“We have some guys just happy to be getting a paycheck," Mitchell said on his Monday night WTEM show, late in the disappointing 1996 season. “We have as much talent as the Super Bowl team of '91. We have guys who don't unleash all their talent. They don't want to give extra effort.” 

The Redskins were 8-6 then, still in the playoff picture, but Mitchell wasn’t about to mince words. His rant eventually elicited a comment from then-head coach Norv Turner.

“From my standpoint, if a guy has something he wants to talk about, I'd rather he do it with me,” Turner said a few days later. “But Brian has a radio show. And when you’ve got two hours on the radio, you've got to say something.”

 This is how a certain segment of D.C. sports fans has viewed Mitchell in recent years: a firebrand, willing to spout off just to attract attention, the guy who says the Redskins were outcoached and Kyle Shanahan looks “like a nerd” when he tries to rally his troops. And this, Mitchell would have you know, is the furthest thing from the truth.

 “The problem is, I say things that people are afraid to say,” Mitchell told me, during a recent phone conversation. “People on the team or around town say all kind of things, and then when the camera gets on them, they want to be politically correct. I think that’s the problem with this damn country now. I was raised to say what I believe, to say what I mean. And it may hurt your feelings, but over time, you’re going to respect me. You won’t respect me if I don’t say what I feel. I’d much rather be respected than liked.”

 This will be Mitchell’s guiding philosophy when he debuts his new Comcast SportsNet show, SportsTalk Live, Monday at 10:30. The show – which replaces the dearly departed Washington Post Live – will be co-hosted by Mitchell and Ivan Carter, and it will cover a mix of local and national topics.

Mitchell, who has done radio shows on ESPN 980 and 106.7 The Fan and TV work for CSN and WUSA-9, said he brings the same attitude toward every local team. But he knows that fans will focus on his comments about the Redskins.

“Because for some reason, people believe since I played for the Redskins, I’m not supposed to criticize them,” he said. “I was criticized by former players when I played, I was criticized by the media when I played, but it didn’t make a difference. I already knew, you can’t beat the media. You can’t beat a pen, you can’t beat a camera, and you damn sure can’t beat a microphone.

 “Instead of saying something to me, how about you go work on your trade and try to improve what you’re doing? And then I will give you the love that you want. But if you’re not taking care of your job, you’re not doing what you supposed to be doing, why should I praise you? I made the career I did because I worked my ass off. I’m not gonna sit up here and praise guys with more talent than I ever had just for being in the NFL; I’m not gonna do it.”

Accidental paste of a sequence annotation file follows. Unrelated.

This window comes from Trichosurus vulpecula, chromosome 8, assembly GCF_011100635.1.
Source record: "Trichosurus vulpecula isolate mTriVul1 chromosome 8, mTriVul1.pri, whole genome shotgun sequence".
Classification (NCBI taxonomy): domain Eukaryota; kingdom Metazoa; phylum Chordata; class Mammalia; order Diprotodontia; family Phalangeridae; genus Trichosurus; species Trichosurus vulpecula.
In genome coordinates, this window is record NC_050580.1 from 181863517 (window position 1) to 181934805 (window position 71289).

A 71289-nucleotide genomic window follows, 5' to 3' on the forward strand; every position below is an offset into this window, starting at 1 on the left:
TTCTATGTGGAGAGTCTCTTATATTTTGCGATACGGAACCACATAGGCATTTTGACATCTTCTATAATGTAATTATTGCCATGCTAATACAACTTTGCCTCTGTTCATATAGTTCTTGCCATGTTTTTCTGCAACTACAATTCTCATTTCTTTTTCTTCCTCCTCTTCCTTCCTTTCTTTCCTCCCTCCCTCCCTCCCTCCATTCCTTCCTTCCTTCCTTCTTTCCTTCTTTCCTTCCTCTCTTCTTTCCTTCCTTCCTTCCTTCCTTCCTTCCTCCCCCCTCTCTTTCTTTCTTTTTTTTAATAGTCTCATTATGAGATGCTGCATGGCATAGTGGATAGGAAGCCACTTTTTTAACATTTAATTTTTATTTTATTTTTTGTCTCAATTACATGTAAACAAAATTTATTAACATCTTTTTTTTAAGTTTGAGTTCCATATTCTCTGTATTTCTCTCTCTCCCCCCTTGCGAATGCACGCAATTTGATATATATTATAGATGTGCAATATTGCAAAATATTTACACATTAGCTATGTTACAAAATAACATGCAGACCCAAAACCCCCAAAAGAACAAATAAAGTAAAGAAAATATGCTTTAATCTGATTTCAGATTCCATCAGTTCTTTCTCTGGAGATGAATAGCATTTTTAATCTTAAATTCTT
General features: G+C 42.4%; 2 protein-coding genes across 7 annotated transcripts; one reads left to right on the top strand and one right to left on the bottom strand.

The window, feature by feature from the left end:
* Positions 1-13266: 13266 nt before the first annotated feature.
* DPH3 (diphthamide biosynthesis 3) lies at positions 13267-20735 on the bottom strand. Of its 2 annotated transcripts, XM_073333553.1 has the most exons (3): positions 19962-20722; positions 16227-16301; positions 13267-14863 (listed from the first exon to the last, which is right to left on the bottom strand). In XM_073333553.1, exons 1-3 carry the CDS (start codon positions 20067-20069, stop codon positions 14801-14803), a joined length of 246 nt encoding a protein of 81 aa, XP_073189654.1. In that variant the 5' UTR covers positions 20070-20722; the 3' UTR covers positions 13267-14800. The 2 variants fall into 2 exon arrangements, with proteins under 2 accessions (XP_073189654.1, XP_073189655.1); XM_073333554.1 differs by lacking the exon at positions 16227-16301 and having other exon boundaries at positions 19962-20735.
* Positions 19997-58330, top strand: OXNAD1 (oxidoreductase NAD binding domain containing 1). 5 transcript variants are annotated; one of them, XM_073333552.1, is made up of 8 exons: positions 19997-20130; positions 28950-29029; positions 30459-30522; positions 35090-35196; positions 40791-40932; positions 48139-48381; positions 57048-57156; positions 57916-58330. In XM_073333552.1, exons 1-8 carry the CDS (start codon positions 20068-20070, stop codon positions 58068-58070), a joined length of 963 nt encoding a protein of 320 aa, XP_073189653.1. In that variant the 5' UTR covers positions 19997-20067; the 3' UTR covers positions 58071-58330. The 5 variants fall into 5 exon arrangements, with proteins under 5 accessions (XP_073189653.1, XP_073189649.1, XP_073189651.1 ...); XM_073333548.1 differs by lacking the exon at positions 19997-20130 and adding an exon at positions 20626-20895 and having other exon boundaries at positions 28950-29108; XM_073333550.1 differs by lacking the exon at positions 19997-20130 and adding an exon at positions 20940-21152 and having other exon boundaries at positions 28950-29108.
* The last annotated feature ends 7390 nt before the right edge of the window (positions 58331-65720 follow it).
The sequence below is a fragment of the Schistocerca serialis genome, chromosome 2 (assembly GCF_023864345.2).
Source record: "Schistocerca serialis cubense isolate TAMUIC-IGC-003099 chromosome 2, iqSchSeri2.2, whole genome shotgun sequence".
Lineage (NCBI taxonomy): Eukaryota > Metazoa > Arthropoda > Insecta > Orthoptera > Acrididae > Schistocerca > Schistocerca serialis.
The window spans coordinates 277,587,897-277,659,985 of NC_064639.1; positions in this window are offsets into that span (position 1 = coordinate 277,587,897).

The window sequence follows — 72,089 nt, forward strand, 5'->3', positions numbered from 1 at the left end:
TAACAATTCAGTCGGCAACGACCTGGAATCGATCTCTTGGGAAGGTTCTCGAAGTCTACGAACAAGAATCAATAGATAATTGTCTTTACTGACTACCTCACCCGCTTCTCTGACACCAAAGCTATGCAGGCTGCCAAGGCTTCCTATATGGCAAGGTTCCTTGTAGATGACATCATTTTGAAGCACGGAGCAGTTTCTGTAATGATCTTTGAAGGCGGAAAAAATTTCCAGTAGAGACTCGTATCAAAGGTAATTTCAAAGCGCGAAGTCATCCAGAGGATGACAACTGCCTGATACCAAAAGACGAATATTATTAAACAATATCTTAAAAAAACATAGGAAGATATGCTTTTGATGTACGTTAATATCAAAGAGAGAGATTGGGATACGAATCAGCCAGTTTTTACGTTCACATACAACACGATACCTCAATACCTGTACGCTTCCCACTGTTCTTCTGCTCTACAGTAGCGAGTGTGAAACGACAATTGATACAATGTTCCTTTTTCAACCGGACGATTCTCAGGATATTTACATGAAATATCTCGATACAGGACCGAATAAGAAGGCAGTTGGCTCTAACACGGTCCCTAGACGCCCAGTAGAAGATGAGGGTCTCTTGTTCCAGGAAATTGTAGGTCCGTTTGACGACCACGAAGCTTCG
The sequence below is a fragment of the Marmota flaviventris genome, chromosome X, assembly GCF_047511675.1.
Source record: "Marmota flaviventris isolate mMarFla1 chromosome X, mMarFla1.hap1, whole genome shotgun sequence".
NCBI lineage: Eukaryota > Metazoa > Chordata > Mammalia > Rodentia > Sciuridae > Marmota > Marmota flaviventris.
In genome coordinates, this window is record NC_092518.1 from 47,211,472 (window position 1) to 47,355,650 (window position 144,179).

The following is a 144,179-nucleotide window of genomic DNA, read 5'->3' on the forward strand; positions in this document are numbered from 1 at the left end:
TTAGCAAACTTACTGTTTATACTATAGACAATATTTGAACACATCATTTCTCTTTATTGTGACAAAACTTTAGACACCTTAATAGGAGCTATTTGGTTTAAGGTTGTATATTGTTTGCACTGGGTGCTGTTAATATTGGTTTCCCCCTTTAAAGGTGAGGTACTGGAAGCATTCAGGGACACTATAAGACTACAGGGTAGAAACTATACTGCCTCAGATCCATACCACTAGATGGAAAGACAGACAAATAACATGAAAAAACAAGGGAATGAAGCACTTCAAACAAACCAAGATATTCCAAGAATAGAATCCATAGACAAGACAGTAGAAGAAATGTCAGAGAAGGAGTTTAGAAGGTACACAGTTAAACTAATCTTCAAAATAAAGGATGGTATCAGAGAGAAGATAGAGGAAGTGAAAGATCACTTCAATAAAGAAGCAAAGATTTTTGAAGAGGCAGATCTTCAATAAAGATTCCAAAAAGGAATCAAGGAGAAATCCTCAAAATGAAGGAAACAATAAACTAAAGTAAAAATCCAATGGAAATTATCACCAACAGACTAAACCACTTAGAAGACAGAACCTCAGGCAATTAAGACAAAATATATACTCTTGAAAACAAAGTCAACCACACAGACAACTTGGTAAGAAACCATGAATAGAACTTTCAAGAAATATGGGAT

If you’re curious, Mitchell never set out to have a media career. He studied business and chemical engineering in college — “I guess [people] think I’m the guy that majored in underwater basket-weaving,” he joked, when I expressed surprise — and figured he’d go into business after he was done with football.


“I love talking to people and educating people about sports, but coaching is not about the art of what you’re supposed to be doing; coaching is the art of making people think you’re bigger than what you are,” Mitchell said. “I didn’t like meetings when I played; you think I’m gonna like them now?”)

He said his media career began when he saw a John Clayton report he disagreed with, and wanted an outlet to respond. And even as a player, he would be harshly critical, both inside the locker room and on the airwaves.

“If we played terrible and people talked about how good we played, I hated those people,”he said. “If you’re constantly telling me I’m doing good when I’m doing bad, how the hell am I gonna improve? If people praise you and you’re losing all the time, why the hell should you get better?

Still, Mitchell insisted he’s not as angry as he sometimes seems. Come see him eat dinner with his wife and four children, or interact with fans, or make fun of Ivan Carter in the green room.

 “I’m always smiling,” he said, “but if I’m talking about something I don’t like, I’m not gonna joke about it.”

 As for the people who think Mitchell gets in trouble for not having a filter, well, that makes him smile, too.

“I think they’re crazy,” he said. “If I said everything I want to say, I wouldn’t be doing radio or TV.”